An upcoming West Kelowna town hall meeting, organized by the Greater Westside Board of Trade is set to take place at the Holiday Inn this Wednesday beginning at 6:30pm. Its focus will be on the speculation tax legislation introduced by the provincial government earlier this year. The meeting will occur a few days after Premier Horgan sits down and discusses concerns about the tax with both West Kelowna Mayor Doug Findlater, and Kelowna Mayor Colin Basran this Monday at an undisclosed location.
You may remember back in April when the Urban Development Institute, the business association for the development industry, spearheaded a phoney grassroots campaign called Scrap the Speculation Tax. At the time, we uncovered that the “concerned and hardworking British Columbians” behind this online website campaign were in fact, the notorious spin doctors, Hill + Knowlton (yes the same PR company that spun the Kuwait baby-killing justification for the first Gulf War, Big Tobacco, and the Exxon Valdez oil spill among many, many other slimy shams) who’ve been retained to do the bidding for the interests of Big Development and other free enterprise-at-all-costs organizations in BC. Well, the Greater Westside Board of Trade is one of these groups, and the UDI’s Okanagan (Kelowna) Chapter Chair, Kevin Edgecombe, is a guest panellist for Wednesday’s Town Hall.
I imagine this may resemble one of the many “town hall” meetings that have taken place to discuss the speculation tax and other housing-related taxes in Kelowna, and the wealthier parts of Vancouver, only to devolve into highly politicized rhetoric-fuelled rallies against the NDP/Green government, so be warned that these assemblies may not exactly represent the issues beyond a certain segment of the public’s interest. You can revisit the recent Kelowna public hall on the speculation tax by reading about one resident’s rather unwelcoming experience in a Letter to the Editor, or some Lower Mainlanders’ town halls’ recent hijacking of the facts to suit a very partisan agenda (and some rather uncivil discourse too).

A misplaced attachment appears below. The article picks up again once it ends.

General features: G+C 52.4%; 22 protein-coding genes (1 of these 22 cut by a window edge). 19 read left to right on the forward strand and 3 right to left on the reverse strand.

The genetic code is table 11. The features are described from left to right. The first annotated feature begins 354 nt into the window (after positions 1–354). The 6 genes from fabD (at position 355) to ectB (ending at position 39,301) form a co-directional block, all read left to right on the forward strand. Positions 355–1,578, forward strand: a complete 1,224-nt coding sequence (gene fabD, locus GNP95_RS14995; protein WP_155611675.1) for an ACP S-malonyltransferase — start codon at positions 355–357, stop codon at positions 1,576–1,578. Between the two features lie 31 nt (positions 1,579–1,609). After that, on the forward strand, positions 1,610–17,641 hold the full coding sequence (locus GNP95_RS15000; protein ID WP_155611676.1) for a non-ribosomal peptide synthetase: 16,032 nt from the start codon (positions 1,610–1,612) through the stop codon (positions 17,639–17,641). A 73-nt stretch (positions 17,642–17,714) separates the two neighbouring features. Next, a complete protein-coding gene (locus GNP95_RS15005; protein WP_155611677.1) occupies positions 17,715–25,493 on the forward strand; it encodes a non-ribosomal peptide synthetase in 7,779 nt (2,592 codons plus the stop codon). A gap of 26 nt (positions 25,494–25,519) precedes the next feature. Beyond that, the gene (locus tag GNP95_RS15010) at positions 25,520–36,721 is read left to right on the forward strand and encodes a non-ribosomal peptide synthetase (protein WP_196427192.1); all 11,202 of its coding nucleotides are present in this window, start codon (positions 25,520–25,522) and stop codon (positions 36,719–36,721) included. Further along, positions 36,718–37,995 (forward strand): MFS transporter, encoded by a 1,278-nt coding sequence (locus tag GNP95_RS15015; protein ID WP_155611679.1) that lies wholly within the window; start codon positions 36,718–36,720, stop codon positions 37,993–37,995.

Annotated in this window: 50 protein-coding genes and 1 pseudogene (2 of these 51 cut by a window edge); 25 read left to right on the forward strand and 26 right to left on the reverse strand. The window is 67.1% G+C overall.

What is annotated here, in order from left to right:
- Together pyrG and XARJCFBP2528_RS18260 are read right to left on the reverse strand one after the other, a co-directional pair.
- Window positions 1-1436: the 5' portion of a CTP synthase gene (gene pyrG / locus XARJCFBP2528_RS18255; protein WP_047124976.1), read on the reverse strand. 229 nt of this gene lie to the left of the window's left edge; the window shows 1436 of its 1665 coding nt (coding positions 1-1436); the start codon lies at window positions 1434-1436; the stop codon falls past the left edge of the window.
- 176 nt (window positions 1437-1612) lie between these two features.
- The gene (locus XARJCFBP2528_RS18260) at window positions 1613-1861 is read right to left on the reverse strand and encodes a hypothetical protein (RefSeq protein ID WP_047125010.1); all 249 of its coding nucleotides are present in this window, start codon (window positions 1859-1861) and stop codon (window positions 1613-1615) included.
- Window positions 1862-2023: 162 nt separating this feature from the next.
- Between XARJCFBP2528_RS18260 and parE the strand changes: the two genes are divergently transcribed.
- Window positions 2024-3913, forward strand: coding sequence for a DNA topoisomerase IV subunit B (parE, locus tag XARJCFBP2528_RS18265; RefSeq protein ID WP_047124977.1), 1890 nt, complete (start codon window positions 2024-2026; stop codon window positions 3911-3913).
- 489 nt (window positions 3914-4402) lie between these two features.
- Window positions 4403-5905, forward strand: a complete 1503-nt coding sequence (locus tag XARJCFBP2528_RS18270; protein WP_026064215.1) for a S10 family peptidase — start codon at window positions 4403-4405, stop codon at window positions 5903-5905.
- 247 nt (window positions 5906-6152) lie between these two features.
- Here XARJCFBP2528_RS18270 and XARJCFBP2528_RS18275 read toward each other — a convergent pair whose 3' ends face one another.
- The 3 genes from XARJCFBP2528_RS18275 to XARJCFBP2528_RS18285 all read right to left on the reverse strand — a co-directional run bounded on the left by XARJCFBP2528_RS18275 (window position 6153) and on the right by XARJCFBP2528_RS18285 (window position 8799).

Their mantra is that owning empty second homes in a market where vacancy is next to 0%, and where home prices have been classified internationally as unaffordable, is a right and they should not be taxed or incentivized by the government to sell or rent them out. Or, in Vancouver, that taxing homes worth over 3 million – so valued largely due to blind luck – is somehow unfair even though the beneficiaries of this school tax could grow up unable to own a home, and certainly won’t enjoy the pensions these homeowners do. Understand that they will not focus on the bigger issue at play – the housing crisis, the financialization of overheated markets, and overall generational economic inequality.
Certainly West Kelowna is not West Van, and their issues if we are to take Findlater’s points, are more related to creating an attractive atmosphere for developers. They need the money they charge developers to build there, they claim, because they are playing “catch-up” as a young municipality. Even if this means attracting foreign investors to park their money in empty condos built with plans that do nothing to stimulate local business and integrate into most of the existing services. I’m thinking that all the recent proposals for luxury rental condos by the lake, cut off for the most part from much of West Kelowna, just might keep them in perpetual catch-up if they need to use those charges to defray the costs of building amenities for housing so removed from the city itself, housing that won’t bring in much economic activity in the long term beyond golfing, dining and wine-touring (much of which is outside its borders) a few months of the year.